The Ethical, Legal and Social Implications (ELSI) program is an integral part of the Human Genome Project (HGP), and it will continue to be essential as the focus of scientific research increasingly shifts to applied genetics. The responsibilities currently being undertaken by the Joint National Institutes of Health/Department of Energy (NIH/DOE) ELSI Working Group (Working Group) are much too broad to be satisfied by any single body. Moreover, the placement of the Working Group, as a joint subcommittee of the National Advisory Council on Human Genome Research (NACHGR) at NIH and the Health and Environmental Research Advisory Committee (HERAC) at DOE is not commensurate with the more global role of some important policy formulation.
Accordingly, this committee recommends dividing the Working Group's responsibilities among committees and at levels in the government better suited to the specific objectives assigned them. First, a newly established ELSI Research Evaluation Committee should have responsibility for oversight of the extramural ELSI grant portfolios at NHGRI and DOE. Second, an NIH-wide process should be used to coordinate the ELSI activities of the various institutes engaged in genetic research. Third, a federally-chartered Advisory Committee on Genetics and Public Policy should be established in the Office of the Secretary of HHS to undertake the formulation of public policy resulting from advances in genetics. The efforts of these committees must be coordinated so that there is two-way communication and facilitation of their common objectives.
The Committee to Evaluate the Ethical, Legal and Social Implications Program of the Human Genome Project (ELSI Evaluation Committee) was appointed on April 30, 1996 by Dr. Francis S. Collins, Director of the National Center for Human Genome Research (NHGRI) at the National Institutes of Health (NIH), and Dr. Ari Patrinos, Associate Director for Health and Environmental Research, Office of Health and Environmental Research, United States Department of Energy (DOE). The committee was charged with taking a comprehensive look at the Joint NIH/DOE Working Group on the Ethical, Legal and Social Implications of Human Genome Research (Working Group).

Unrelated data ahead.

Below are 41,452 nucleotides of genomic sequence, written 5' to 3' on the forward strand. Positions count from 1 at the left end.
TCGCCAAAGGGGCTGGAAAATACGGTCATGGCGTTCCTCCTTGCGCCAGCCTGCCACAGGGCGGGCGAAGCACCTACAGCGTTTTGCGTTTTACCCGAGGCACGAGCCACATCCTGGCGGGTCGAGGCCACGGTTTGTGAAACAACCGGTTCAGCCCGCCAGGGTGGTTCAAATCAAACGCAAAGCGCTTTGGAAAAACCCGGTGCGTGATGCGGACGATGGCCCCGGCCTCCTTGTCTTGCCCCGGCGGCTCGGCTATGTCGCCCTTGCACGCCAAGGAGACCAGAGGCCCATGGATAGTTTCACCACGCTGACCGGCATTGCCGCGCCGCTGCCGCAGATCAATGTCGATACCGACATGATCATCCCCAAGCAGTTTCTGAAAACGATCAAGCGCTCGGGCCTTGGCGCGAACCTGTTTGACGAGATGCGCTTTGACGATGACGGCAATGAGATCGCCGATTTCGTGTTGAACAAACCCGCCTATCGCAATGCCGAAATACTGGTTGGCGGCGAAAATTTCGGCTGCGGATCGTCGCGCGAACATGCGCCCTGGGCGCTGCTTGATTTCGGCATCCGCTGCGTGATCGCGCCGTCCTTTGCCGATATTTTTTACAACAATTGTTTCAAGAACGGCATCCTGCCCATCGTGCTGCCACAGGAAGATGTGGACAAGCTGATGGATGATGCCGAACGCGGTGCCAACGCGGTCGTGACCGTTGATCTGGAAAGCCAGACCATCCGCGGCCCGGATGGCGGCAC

According to the charge to the committee (see Appendix A), "the main task of the committee will be to identify the functions that will need to be addressed in the future and to recommend an appropriate structure for effectively carrying these out." The members of the committee (see Appendix B for a roster of members) developed the following mission statement to guide their inquiries and deliberations.
The committee will evaluate the appropriate scope of ELSI activities and the role of external advisers in the ELSI program. The committee will assess how, in the near term, it would be best to structure input on ELSI issues raised by and as a consequence of the Human Genome Project (HGP). The committee also will assess how, in the longer term, it would be best to structure input on ELSI issues raised more generally by research involving human genetics.
In its evaluations and recommendations the committee will consider the organizational structure, staffing, and budgetary needs of an entity or program that has the responsibility of facilitating the free and open discussion by diverse groups and individuals of a wide range of ELSI issues. The committee also will consider how the study of ELSI issues raised by genetics research can be coordinated with other related activities at NIH and DOE as well as with other governmental and private bodies that deal with similar issues of bioethics and health policy. The committee utilized various procedures in obtaining information relevant to this report. It obtained copies of documents from NIH and DOE related to their ELSI programs and the Working Group. It also conducted interviews with numerous individuals, including past and present officials of NIH and DOE, past and present members of the Working Group, and experts on ELSI issues. In addition, it solicited public input through written and electronic comments, as well as a public forum announced in the Federal Register.
Dr. Bettie Graham of the NHGRI served as executive secretary to the committee. The members of the committee are indebted to Dr. Graham and her staff for obtaining the necessary documents for the committee and for logistical support. All interviewing, deliberating and drafting were undertaken by the committee members alone, within subcommittees, or in executive session.